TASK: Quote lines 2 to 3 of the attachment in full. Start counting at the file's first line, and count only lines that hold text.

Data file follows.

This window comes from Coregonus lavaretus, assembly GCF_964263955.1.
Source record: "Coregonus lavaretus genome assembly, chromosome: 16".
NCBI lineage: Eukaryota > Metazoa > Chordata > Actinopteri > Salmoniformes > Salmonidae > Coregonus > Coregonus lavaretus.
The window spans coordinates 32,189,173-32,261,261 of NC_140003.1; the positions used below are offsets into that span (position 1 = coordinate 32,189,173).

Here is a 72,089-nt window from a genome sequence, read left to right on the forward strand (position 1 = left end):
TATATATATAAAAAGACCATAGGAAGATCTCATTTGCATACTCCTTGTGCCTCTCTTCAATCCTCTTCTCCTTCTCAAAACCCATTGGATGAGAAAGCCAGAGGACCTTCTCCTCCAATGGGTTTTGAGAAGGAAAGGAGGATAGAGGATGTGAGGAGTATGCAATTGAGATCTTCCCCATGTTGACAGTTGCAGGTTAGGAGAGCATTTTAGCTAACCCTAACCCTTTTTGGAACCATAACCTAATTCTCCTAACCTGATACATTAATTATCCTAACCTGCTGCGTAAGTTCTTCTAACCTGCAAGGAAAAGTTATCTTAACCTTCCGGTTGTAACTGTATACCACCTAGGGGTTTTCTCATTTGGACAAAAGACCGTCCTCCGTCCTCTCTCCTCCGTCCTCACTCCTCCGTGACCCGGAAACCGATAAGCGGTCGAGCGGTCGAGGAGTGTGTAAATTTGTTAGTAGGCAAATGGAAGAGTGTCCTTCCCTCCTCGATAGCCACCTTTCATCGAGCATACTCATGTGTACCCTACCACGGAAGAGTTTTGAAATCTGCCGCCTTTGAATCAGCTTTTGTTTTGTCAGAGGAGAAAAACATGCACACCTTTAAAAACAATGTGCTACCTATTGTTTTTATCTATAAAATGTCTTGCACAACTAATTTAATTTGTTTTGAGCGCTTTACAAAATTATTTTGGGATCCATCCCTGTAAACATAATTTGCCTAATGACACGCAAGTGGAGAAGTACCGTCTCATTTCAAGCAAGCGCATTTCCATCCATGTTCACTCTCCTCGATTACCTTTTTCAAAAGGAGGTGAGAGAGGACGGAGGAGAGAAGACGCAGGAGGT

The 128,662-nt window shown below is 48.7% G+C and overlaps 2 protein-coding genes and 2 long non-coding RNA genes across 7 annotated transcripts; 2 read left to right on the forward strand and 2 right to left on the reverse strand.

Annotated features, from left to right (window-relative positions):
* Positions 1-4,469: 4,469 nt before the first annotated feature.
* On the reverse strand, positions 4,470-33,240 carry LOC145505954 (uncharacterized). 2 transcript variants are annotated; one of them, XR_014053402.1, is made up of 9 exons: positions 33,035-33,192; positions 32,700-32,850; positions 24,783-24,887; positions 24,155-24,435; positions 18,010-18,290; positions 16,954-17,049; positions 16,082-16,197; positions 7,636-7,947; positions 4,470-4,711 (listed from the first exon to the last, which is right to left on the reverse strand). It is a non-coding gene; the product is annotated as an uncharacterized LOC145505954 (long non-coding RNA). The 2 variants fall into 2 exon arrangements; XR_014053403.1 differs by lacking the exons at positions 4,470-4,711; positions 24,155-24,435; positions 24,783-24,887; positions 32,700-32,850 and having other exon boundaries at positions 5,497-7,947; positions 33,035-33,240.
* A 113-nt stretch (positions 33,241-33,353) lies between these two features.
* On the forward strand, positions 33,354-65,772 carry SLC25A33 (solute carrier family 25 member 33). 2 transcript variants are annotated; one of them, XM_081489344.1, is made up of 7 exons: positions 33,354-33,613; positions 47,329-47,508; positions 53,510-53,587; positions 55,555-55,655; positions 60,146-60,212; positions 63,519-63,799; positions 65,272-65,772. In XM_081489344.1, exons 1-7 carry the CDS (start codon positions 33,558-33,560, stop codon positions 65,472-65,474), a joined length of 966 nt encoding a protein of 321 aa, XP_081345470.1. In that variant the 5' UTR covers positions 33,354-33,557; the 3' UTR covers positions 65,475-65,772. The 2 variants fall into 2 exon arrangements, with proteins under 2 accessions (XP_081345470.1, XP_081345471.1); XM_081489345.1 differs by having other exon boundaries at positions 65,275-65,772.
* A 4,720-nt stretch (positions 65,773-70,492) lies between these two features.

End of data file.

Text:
Source record: "Coregonus lavaretus genome assembly, chromosome: 16".
NCBI lineage: Eukaryota > Metazoa > Chordata > Actinopteri > Salmoniformes > Salmonidae > Coregonus > Coregonus lavaretus.